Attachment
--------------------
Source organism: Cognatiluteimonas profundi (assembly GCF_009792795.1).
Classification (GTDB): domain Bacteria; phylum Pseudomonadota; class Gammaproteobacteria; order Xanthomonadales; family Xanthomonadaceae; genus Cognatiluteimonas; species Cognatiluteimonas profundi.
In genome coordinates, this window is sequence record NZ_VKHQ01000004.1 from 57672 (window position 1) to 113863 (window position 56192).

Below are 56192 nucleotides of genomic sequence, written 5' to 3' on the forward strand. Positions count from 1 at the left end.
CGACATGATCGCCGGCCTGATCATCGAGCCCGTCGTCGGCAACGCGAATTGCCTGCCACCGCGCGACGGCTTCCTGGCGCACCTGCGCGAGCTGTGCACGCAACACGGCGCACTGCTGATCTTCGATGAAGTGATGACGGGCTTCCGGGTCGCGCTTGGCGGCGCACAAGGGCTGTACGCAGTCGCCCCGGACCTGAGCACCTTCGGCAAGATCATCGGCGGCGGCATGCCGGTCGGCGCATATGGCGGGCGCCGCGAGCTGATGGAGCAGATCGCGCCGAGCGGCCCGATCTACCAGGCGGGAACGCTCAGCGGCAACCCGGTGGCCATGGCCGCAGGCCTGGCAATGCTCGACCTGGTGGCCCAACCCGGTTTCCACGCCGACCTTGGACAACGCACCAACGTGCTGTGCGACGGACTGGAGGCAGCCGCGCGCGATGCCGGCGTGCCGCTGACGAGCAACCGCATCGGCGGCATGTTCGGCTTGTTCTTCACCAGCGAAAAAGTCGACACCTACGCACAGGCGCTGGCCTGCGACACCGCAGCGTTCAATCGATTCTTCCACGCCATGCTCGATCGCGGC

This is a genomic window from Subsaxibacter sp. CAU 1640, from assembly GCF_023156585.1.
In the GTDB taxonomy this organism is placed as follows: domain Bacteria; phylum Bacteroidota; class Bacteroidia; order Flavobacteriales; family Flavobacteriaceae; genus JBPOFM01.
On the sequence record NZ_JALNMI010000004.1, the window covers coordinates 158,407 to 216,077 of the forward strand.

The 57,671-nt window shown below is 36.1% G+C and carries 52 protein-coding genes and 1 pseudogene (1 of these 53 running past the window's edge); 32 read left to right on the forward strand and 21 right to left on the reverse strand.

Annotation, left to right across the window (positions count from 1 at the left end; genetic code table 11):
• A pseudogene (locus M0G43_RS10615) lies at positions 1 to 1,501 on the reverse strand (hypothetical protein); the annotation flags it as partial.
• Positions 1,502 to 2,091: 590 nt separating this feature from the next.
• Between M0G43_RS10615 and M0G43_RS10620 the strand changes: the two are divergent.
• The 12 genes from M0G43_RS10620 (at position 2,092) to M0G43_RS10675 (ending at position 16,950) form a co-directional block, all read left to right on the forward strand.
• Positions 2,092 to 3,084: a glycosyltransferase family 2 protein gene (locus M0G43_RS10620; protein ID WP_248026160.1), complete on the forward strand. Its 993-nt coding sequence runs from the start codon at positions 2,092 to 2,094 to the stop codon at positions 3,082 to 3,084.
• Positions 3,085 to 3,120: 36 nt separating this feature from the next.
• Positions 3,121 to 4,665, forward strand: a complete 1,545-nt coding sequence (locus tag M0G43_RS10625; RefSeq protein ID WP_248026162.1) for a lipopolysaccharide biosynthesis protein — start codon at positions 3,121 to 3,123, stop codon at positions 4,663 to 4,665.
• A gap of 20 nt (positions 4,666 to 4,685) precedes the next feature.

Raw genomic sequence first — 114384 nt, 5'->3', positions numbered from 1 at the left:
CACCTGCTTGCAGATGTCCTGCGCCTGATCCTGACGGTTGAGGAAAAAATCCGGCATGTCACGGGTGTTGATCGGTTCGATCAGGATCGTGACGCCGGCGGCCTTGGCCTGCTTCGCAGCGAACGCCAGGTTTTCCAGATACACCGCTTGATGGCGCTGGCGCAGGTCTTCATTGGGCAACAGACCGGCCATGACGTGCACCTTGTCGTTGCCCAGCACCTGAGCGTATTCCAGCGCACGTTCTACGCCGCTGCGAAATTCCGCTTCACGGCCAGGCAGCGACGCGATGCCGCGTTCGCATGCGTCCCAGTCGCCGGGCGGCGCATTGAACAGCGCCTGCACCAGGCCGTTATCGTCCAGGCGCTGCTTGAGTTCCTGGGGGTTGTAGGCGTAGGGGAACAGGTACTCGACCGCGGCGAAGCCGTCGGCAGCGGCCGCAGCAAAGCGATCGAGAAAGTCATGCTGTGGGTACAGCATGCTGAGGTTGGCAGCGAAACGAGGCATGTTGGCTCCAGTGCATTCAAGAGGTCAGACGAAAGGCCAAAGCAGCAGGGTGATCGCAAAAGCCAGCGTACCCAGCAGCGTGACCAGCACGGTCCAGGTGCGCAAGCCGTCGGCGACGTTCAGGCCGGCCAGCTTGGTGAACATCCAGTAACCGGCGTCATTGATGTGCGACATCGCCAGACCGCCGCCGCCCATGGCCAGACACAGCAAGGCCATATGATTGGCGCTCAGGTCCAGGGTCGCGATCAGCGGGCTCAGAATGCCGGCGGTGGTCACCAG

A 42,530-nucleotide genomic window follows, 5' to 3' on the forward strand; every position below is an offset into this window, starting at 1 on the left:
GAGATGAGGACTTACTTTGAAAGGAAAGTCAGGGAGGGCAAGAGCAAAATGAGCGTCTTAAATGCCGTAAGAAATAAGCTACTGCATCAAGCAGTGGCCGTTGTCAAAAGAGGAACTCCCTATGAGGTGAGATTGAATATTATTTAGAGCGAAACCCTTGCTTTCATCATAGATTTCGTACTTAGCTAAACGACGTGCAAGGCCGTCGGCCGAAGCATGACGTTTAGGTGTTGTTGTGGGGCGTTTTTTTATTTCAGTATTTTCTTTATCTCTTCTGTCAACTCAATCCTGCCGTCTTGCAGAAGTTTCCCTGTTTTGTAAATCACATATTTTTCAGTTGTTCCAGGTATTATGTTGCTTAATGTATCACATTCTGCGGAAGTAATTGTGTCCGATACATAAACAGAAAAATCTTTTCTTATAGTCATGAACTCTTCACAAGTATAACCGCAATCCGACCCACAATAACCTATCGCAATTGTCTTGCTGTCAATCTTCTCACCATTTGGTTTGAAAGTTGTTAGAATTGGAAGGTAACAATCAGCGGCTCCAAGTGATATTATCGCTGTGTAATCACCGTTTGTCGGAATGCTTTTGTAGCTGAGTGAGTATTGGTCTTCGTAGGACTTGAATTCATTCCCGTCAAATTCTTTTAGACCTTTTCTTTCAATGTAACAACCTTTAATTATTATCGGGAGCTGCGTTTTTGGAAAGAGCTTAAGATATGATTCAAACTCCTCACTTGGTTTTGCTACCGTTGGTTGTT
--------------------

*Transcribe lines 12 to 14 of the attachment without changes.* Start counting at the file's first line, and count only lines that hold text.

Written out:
• Positions 1,502 to 2,091: 590 nt separating this feature from the next.
• Between M0G43_RS10615 and M0G43_RS10620 the strand changes: the two are divergent.
• The 12 genes from M0G43_RS10620 (at position 2,092) to M0G43_RS10675 (ending at position 16,950) form a co-directional block, all read left to right on the forward strand.